Learn how to bake these French almond cookies like a pro
The base of the meringue batter is a paste of almond flour, confectioners’ sugar and egg whites. Making sure this paste is completely smooth is crucial for a smooth batter.
Our recipe calls for an Italian meringue, which means first making a sugar syrup that reaches 234º to be streamed into the egg whites.
The best part of an Italian meringue is that you don't need to worry about over-whipping it. Keep mixing until the bowl is no longer warm and the meringue is cool to the touch.
You want to make sure stiff peaks have formed to ensure the batter reaches the proper consistency and rises properly.
To fold the meringue into the almond flour mixture, start by mixing in a third of the batter carefully to incorporate completely and lighten the mixture.
Once lightened, the rest of the meringue can be carefully folded in, making sure not to deflate the mixture by overmixing.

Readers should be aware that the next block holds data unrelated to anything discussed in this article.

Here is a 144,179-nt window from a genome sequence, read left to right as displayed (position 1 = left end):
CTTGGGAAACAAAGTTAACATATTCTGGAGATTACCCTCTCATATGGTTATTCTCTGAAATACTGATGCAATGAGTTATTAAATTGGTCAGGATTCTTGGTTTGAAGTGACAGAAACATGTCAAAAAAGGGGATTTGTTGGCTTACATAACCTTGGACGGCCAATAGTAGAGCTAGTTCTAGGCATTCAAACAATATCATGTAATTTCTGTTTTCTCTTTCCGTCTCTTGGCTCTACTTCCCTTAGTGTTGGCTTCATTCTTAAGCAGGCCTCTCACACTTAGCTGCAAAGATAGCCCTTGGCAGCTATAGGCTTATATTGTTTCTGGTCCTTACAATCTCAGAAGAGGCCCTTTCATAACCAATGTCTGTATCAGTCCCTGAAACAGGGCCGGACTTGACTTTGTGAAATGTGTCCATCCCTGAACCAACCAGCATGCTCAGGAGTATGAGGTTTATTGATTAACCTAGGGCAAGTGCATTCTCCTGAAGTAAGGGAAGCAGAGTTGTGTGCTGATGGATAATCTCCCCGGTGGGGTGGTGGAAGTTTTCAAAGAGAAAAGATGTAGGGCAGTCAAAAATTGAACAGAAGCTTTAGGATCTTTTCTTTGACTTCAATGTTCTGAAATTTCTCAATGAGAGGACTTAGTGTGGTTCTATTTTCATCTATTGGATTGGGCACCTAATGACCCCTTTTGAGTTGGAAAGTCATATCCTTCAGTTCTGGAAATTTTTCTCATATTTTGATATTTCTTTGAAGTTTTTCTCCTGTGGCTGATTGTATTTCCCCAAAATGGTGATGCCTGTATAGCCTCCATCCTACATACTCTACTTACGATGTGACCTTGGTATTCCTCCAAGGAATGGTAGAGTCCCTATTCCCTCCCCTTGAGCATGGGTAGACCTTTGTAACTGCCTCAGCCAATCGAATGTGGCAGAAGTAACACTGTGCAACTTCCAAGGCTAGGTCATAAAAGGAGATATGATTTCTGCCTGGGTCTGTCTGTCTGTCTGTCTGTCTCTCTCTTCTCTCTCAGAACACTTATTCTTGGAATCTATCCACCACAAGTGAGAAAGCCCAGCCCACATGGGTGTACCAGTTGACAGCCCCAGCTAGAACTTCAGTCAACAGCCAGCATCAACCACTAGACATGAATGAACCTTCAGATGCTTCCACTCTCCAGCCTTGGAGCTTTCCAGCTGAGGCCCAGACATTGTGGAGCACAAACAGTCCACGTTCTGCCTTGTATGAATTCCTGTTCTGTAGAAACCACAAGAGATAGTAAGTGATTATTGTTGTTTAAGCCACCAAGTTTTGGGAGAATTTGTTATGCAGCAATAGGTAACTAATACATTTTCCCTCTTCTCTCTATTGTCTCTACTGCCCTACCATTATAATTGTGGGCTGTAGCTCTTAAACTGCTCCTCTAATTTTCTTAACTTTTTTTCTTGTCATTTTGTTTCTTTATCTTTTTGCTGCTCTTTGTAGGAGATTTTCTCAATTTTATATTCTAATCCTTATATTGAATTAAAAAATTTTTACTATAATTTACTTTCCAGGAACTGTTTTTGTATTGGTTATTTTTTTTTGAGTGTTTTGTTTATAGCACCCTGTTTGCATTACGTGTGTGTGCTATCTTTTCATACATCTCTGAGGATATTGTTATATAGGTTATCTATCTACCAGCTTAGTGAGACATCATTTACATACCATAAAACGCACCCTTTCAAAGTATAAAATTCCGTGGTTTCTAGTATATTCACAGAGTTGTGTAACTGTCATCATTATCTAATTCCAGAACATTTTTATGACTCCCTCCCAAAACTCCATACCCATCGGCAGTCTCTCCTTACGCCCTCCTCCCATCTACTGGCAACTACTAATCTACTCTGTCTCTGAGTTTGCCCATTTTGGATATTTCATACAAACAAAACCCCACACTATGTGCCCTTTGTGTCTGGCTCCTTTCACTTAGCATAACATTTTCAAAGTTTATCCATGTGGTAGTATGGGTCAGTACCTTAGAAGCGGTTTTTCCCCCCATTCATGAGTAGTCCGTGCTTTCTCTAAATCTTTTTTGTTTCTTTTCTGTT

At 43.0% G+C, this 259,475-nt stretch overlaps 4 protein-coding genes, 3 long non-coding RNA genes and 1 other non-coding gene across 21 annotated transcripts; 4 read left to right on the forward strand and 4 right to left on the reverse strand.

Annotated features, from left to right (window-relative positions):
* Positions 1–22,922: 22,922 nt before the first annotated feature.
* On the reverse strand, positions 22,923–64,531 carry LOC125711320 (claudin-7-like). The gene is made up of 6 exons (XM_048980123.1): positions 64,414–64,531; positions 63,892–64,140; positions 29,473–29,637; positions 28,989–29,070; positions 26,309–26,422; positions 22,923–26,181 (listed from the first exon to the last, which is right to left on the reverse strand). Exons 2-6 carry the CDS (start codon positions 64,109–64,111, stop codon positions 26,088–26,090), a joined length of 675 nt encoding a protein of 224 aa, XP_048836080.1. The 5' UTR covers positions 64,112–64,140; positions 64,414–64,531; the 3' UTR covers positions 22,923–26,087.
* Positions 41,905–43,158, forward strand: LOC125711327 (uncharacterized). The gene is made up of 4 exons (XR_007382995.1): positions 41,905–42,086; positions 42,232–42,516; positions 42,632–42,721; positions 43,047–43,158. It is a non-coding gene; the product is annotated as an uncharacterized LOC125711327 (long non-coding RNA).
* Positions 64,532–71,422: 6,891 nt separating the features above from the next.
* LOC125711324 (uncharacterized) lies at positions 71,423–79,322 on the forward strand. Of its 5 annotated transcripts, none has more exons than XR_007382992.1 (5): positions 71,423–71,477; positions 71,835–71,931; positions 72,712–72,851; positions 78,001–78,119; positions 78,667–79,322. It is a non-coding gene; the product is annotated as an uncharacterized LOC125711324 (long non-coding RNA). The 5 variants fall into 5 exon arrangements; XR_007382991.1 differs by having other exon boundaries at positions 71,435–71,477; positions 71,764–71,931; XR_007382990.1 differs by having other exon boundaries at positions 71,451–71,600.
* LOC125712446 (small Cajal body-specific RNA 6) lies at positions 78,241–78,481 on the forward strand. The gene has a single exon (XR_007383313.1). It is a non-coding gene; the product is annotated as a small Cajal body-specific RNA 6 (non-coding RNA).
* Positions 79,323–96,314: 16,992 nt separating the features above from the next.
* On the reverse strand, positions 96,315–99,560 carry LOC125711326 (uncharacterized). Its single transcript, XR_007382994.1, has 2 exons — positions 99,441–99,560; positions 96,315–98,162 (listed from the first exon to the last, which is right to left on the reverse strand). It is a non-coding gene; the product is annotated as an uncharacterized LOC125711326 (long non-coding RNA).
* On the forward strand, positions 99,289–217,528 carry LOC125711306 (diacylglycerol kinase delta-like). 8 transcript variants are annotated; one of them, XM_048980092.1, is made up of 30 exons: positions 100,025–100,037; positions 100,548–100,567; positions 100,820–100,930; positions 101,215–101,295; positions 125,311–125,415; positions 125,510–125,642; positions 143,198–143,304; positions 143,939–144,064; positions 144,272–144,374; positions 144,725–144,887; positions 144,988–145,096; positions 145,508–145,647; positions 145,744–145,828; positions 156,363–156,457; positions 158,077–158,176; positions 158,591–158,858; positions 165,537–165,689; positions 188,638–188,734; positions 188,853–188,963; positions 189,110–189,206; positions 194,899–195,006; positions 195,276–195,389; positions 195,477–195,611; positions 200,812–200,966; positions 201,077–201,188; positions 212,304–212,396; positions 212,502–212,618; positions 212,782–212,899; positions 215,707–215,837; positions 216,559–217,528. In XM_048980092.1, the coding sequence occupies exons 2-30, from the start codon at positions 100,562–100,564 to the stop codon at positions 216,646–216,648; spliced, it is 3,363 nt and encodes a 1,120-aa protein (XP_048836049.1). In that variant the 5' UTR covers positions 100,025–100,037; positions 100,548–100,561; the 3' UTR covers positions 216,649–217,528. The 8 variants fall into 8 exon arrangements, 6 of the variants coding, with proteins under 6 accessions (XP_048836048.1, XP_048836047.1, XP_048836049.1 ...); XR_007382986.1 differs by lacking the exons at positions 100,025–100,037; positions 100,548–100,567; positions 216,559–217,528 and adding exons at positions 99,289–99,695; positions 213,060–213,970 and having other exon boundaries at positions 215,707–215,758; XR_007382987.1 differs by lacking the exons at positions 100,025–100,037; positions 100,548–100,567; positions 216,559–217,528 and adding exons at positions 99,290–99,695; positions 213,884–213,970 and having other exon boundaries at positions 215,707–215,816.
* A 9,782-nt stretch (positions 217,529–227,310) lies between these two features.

Using a quart container or jar, open a piping bag fit with a round tip over the rim to easily fill with the batter.
Tighten the bag, being sure to release any air bubbles for clean piping.
Working quickly, pipe 2-inch wide meringues while keeping the bag vertical and swooping the tip to release the piped macaron.
Try to pipe all the macarons within a few minutes to prevent the first from drying out.
As soon as you finish piping, slam the tray on a sturdy work surface to smooth out the shells.
Let the macaron shells dry out until they are no longer tacky, about 30 to 45 minutes depending on humidity.
Bake the macaron shells until they have risen and are slightly dry when broken open, about 20 minutes.
Pipe a ring of buttercream at an angle to let the shell rotate as you pipe.
Spoon the jelly into the ring of buttercream, which prevents any from spilling out of the shells.
Finally, top each with another macaron shell and press lightly to sandwich the two shells together.
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